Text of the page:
Canadian cities hold March for our Lives events in wake of Florida shooting

Hundreds of people support the massive March for Our Lives event in Washington, D.C.

Health officials called after acid spill near B.C.-Alberta border leaks into creek

Tanker truck crashed south of Dawson Creek, spilling 17,000 litres of hydrochloric acid

Trudeau to exonerate B.C. First Nations chiefs hanged in 1860s

Prime Minister to absolve Tsilhqot’in chiefs in relation to deaths of 14 construction workers

Snowfall warning for Highway 3

Kelowna - A snowfall warning is in effect from Paulson Summit to Kootenay Pass

Canucks sing the Blues as they fall to St. Louis 4-1

Berglund nets two, including the game-winner, to lift St. Louis over Vancouver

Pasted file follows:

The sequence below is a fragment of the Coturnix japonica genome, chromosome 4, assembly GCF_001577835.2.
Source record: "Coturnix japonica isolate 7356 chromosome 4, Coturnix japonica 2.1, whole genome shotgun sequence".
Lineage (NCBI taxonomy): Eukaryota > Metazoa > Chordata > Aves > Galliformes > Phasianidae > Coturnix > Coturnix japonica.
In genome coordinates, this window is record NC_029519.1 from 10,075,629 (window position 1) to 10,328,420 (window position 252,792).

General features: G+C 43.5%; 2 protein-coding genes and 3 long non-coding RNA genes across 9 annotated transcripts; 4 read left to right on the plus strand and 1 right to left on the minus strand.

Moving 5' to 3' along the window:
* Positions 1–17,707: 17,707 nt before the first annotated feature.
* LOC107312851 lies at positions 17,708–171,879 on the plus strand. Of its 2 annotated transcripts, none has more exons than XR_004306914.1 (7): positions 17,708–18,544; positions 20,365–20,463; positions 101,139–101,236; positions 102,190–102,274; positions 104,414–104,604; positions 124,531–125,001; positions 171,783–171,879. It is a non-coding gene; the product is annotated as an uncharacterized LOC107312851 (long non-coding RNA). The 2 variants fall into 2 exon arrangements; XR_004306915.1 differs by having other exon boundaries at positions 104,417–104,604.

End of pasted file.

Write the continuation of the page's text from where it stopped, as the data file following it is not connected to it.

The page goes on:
Calving season brings hope for Cariboo ranchers

Still a lot of work ahead to recover from the wildfires

Canada’s Kaetlyn Osmond wins figure skating world title

The 22-year-old fwon the women’s singles crown with her Black Swan routine

How to keep local news visible in your Facebook feed

Facebook has changed the news feed to emphasize personal connections. You might see less news.

Most Read